So which type of cabinetry is stronger or better?
Both styles of cabinets we cover in this book are built to accepted industry standards, and the truth is, once they’re attached to your kitchen walls and locked together, neither type is going anywhere, and both will provide decades of service.
It doesn’t take a factory full of machinery to build a set of kitchen cabinets, but there are some basic tools you’ll need to get the job done. Adding others will make the job easier and faster to complete. You can look at tools in terms of basic and preferred toolkits.
As part of your basic toolkit, you’ll need a tablesaw. It doesn’t have to be anything fancy, but it should be equipped with a quality combination blade and a reliable rip fence. Plus, you’ll want to make sure it’s stable enough to cut large sheets of plywood. This may mean investing in roller or support stands for stability. You’ll also need a drill with various bits and drivers, a hammer, and a screwdriver. These are the basics, and you can get the job done if these tools are all you have.
For the preferred toolkit, or a well-equipped workshop, the tools and equipment I recommend are a router, a router table, a pocket-hole jig, a pneumatic stapler or nailer, a planer, a jointer, and a drill press. These tools make the job even easier, and you’ll be able to tackle more options.
The choice of materials is just as much a part of the design process as deciding on the dimensions of your cabinets and choosing the style of your doors and drawer fronts. The most important thing is to make thoughtful and timely decisions that have bearing on decisions you’ll need to make later in the process, such as what type of door and drawer hardware you will use with face-frame cabinets. Here are some of the material choices to consider.
Sheet goods and solid wood
Kitchen cabinets are built from sheet goods, and by that I mean plywood or Melamine®. When buying plywood, look for straight and consistent layers in quality cabinet-grade plywood, preferably obtained from a plywood supplier. Avoid plywood with a wavy substrate and thin face veneers—it could warp, and the core can often show through the faces after finishing.
Melamine is just particleboard covered with a thin plastic coating, and it comes 1 in. oversize, so a 4×8 sheet is actually 49 in. by 97 in. It’s less expensive than cabinet-grade plywood, and the slick white surface is easy to clean and reflects a lot of light in the inside of the cabinet. White Melamine can be found at select home centers. Other colors may be special ordered. Larger suppliers to cabinet shops often carry Melamine in patterns to resemble various wood species.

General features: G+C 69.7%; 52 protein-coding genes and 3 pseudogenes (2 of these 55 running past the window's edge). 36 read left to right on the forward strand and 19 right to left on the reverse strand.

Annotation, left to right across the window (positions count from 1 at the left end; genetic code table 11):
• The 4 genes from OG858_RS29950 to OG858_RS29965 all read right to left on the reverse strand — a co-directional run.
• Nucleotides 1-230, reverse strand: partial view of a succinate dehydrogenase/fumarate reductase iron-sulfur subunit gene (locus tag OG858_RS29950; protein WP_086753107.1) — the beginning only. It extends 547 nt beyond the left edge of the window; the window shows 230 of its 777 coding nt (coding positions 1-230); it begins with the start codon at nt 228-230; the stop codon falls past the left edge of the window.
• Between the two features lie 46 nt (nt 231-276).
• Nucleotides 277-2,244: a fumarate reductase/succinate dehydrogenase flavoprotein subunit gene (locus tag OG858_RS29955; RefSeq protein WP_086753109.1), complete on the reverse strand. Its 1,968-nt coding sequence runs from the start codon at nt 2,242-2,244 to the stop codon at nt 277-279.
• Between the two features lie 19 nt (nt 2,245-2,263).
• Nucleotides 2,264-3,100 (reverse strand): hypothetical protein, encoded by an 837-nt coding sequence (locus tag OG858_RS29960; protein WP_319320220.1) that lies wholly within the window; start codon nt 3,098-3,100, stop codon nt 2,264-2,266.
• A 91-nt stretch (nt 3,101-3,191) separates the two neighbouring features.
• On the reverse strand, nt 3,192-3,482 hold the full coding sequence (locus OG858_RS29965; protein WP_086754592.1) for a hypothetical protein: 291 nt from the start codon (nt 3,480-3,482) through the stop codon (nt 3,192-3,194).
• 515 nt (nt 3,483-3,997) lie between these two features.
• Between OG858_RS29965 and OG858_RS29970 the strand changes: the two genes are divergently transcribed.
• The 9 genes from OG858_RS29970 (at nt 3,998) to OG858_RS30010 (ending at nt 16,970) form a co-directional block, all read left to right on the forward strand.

Although people talk about “solid-wood cabinets,” it’s actually impractical to use solid wood for cabinet boxes. Solid wood expands and contracts across its width throughout the seasons. Your kitchen cabinets are screwed to the studs in the walls and locked in place, offering no way to accommodate the wood’s seasonal movement. It’s best to save the solid wood for building doors and drawer fronts, where you can build in room for movement.
One of the most important choices you’ll make in the planning stage is the hardware that will make your cabinets functional. I prefer Euro-style hardware. It operates smoothly and installs easily and predictably. You’ll also need fasteners, like staples or nails and screws, to assemble the boxes, including 15⁄8-in. wood screws (or drywall screws) and pocket-hole screws.
Make sure to order any specialty hardware, such as zero-protrusion or zero-clearance hinges for cabinets with pullouts that are near obstacles like appliances. Order corner cabinet hardware so that you can familiarize yourself with the hardware before finalizing the design.
There are many countertop choices available: laminates, wood, tile, solid surface, stone, and even concrete. Different materials can vary tremendously in weight, which is a consideration. However, the cabinet construction covered in this book is based on time-tested standards and will be able to support most types of countertops.
Organizing your work
Cabinets take up a lot of room in the shop. Actually, an entire kitchen’s worth of room. When I’m working on a large kitchen project, I sometimes cut all of the cabinet components and store them stacked in a pile in the corner of my shop. I hold off on assembly until just before installation. This allows me more room to work. It also makes finishing easier because I can work on flat panels rather than assembled casework.
There is a trade-off. You can end up with a lot of parts floating around, so it’s essential to stay organized. Label all the components, and keep the parts for each cabinet stacked together. Keep the parts in an area where they won’t be in the way or need to be moved.
- Video Preview
- Took the mystery out of cabinet building Review by Joe
I have a kitchen remodel coming up and decided to get this book and build some shop cabinets first as a practice run. Paolini's book took the mystery out of kitchen cabinets and saved me a lot of wasted material following his system. I built frameless cabinets and am very pleased with how quickly I was able to get the project complete. Anytime I was unsure what to do I would refer back to the book or watch the DVD again and got back on track. Paolini is an excellent teacher! I would have given the book 5 stars if there was a table of measurements for standard sizes and measurements. I had to flip back and forth to different sections a lot to get all the different figures.
(Posted on 5/20/14)
- Straight forward and cocise Review by James
Easy to understand
(Posted on 2/3/13)
- great for a first timer Review by Bill
I am a serious amateur cabinet builder getting ready to start our dream kitchen...finally. I have read several books on cabinets and find that this book would be a good start for a first time builder. The next go to book would be the late Danny Proulx's 'Build Your Own Kitchen Cabinets' Second Edition. I also recommend Udo Schmidt & Jim Tolpin. Great tips in all.
(Posted on 7/14/12)